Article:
No fossil fuels by rail in Bend without adequate insuranceThank you to Bend's Environment & Climate Committee for recently reviewing a draft resolution that formally opposes dangerous fossil fuel trains passing through our town and then bringing it to the attention of the City Council. The Council has been very proactive in asking the experts at the ECC to review the ramifications of a potential spill or explosion and protecting the future of our community. Please join efforts by signing this petition urging the council to act: https://actionnetwork.org/petitions/regulate-flammable-oil-and-lng-trains-in-bend
In times where we are required by law to have car, health and other insurance, why is it that big oil is not required to have adequate insurance coverage to transport by rail and clean up an accident?
A fatal accident in 2013 spilled 1.6 million gallons of oil, caught fire as a result of a runaway train in Canada and cost taxpayers $2 billion to clean up. A Union Pacific train hauling 96 tanks of crude oil derailed in Oregon's Columbia River Gorge near Mosier in 2016, spilling 42,000 gallons and sparking a large fire. 147 residents were evacuated and the clean-up was a massive effort with estimated costs around $8.9 million.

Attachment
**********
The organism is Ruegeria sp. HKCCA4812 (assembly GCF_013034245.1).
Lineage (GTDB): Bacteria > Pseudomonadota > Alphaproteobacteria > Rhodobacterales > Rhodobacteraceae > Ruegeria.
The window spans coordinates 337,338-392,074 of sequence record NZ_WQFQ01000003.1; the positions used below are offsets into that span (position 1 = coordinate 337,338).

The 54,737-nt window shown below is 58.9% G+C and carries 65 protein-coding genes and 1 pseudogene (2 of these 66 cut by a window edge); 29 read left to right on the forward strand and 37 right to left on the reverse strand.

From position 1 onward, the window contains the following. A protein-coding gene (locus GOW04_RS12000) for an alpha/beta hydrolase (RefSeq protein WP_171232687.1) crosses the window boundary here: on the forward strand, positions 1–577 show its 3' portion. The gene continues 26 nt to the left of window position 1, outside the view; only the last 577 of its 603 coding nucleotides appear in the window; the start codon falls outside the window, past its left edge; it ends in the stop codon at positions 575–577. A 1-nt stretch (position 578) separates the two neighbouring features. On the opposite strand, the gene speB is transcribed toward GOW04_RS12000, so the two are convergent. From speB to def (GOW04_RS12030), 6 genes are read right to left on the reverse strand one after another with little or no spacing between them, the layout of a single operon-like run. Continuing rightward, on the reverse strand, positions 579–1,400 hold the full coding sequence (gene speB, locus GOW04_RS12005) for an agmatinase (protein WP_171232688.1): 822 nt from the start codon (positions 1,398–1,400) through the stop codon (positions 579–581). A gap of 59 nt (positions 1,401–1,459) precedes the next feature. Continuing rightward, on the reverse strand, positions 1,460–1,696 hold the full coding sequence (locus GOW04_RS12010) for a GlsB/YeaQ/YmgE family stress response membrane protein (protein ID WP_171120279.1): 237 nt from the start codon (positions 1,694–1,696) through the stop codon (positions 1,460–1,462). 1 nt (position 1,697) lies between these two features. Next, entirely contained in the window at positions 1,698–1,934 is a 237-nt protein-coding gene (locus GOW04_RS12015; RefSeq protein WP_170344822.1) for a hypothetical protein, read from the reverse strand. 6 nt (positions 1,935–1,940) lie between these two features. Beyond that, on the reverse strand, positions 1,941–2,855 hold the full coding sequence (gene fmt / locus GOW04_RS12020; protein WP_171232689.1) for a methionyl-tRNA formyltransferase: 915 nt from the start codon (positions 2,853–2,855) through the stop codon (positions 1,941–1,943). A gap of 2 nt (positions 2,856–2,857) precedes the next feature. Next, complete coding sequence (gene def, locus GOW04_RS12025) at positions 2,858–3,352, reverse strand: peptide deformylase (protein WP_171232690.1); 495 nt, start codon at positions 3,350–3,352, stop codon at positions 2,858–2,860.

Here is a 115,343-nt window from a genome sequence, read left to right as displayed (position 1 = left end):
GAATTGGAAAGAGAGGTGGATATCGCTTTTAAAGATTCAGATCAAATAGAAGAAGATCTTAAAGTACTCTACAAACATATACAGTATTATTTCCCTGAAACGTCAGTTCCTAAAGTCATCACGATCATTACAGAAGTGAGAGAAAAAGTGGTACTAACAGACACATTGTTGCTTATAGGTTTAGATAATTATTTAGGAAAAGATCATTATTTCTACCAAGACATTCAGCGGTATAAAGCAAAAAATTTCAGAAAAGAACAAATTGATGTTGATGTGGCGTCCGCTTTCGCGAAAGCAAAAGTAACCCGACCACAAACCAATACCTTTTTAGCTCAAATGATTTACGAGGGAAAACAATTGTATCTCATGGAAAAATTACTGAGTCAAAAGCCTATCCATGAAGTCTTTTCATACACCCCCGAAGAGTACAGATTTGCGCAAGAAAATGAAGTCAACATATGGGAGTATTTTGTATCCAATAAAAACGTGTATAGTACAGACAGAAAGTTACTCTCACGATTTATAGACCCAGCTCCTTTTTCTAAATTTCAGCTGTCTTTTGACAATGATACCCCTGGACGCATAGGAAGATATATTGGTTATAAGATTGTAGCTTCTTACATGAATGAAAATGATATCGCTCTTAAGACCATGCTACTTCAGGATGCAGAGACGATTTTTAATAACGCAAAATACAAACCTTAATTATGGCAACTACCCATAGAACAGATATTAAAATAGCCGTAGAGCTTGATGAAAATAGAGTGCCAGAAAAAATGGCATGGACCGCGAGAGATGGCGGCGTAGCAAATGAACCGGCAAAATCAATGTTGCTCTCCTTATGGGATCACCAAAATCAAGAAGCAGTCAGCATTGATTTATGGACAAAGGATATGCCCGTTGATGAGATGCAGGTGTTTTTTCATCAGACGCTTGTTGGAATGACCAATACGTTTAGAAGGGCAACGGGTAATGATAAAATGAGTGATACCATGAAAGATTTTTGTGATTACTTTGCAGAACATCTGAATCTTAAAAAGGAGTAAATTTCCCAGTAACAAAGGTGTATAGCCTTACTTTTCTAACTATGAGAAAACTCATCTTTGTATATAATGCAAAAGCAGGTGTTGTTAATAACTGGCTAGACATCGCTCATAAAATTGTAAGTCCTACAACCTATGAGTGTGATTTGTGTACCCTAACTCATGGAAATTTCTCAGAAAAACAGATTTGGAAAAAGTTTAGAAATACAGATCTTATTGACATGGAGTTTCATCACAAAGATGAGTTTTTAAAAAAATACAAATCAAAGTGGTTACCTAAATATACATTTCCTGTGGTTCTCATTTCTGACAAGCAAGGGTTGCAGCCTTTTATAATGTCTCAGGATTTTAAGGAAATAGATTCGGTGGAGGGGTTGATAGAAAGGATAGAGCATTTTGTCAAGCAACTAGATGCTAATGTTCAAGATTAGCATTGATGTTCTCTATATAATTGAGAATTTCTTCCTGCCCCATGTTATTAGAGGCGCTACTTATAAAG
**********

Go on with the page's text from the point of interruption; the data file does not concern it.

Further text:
Deschutes 350 and Bend residents who are concerned about the safety of our community urge the Bend City Council to pass a NO Fossil Fuel by Rail Resolution.
Please join efforts by urging the council to act: 350deschutes.org/oiltrains.
Gun violenceFlags are at half mast again this week after yet another terrifying mass shooting.The tragedy is in another state, is one of so many, and so often we feel powerless to stop the awful loss. Every day, more than 100 Americans are killed with guns and more than 230 are shot and wounded. What can you and I do after all? There is something simple each of us can do.We can remember lives lost to gun violence and take even one simple action to raise awareness about this public health crisis.
The 7th National Gun Violence Awareness Day will fall on June 4 and this kicks off Wear Orange Weekend on June 5-6. Stand up and wear something orange to raise awareness, speak out to even one other person or thank Bend Representative Jason Kropf for supporting the gun safety legislation passed this session.
We in Central Oregon face the particular challenge of suicide by guns. Suicide by gun is gun violence. The rate of gun suicide in our counties is among the highest in the state. and Oregon has the second-highest rate of suicide among all 50 states in our country, most of which are by firearm. When we raise awareness, we can work together to find ways to save these lives, the lives of our families, our neighbors and our friends.Together we can build a future free from gun violence and the place to start is with each of us taking a simple step.
RE: More Bread Crumbs for a Solution on Mirror Pond, Opinion 5/27Sedimentation of the "pond" is exacerbated by the annual flushing of the river by irrigation releases from Wickiup. These releases erode the banks, widen the river and deposit silt in Mirror Pond.
Speaking of the spotted frog, this annual scouring "has created a wide gulf of land between riparian vegetation and the river's edge, both of which the frogs need to survive" (OPB). Perhaps introducing the spotted frogs to the pond, where the water level is more constant, would be beneficial.
—Geoff Reynolds via bendsource.com
Letter of the Week:Thanks for your comment, Geoff. Come on by for your gift card to Palate!